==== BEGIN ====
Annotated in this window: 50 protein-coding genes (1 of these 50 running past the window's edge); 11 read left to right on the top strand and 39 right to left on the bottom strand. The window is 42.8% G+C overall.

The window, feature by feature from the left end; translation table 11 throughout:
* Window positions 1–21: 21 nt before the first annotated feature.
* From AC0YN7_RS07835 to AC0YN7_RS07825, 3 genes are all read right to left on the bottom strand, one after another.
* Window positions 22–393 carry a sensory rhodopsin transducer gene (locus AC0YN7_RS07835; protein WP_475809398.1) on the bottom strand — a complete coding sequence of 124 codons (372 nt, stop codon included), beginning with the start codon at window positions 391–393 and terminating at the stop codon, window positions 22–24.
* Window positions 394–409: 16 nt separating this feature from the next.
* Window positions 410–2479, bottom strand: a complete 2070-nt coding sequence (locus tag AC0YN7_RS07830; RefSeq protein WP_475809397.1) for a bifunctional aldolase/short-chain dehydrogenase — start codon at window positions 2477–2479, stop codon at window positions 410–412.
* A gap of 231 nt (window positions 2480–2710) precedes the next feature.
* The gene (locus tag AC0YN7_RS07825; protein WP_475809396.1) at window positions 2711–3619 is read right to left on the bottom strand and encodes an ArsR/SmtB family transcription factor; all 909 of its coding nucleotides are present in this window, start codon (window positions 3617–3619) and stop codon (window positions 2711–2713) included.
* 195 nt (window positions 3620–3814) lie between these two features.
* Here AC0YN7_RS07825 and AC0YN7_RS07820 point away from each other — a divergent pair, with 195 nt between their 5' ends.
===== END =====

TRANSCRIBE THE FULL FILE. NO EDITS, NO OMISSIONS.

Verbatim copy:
Annotated in this window: 50 protein-coding genes (1 of these 50 running past the window's edge); 11 read left to right on the top strand and 39 right to left on the bottom strand. The window is 42.8% G+C overall.

The window, feature by feature from the left end; translation table 11 throughout:
* Window positions 1–21: 21 nt before the first annotated feature.
* From AC0YN7_RS07835 to AC0YN7_RS07825, 3 genes are all read right to left on the bottom strand, one after another.
* Window positions 22–393 carry a sensory rhodopsin transducer gene (locus AC0YN7_RS07835; protein WP_475809398.1) on the bottom strand — a complete coding sequence of 124 codons (372 nt, stop codon included), beginning with the start codon at window positions 391–393 and terminating at the stop codon, window positions 22–24.
* Window positions 394–409: 16 nt separating this feature from the next.
* Window positions 410–2479, bottom strand: a complete 2070-nt coding sequence (locus tag AC0YN7_RS07830; RefSeq protein WP_475809397.1) for a bifunctional aldolase/short-chain dehydrogenase — start codon at window positions 2477–2479, stop codon at window positions 410–412.
* A gap of 231 nt (window positions 2480–2710) precedes the next feature.
* The gene (locus tag AC0YN7_RS07825; protein WP_475809396.1) at window positions 2711–3619 is read right to left on the bottom strand and encodes an ArsR/SmtB family transcription factor; all 909 of its coding nucleotides are present in this window, start codon (window positions 3617–3619) and stop codon (window positions 2711–2713) included.
* 195 nt (window positions 3620–3814) lie between these two features.
* Here AC0YN7_RS07825 and AC0YN7_RS07820 point away from each other — a divergent pair, with 195 nt between their 5' ends.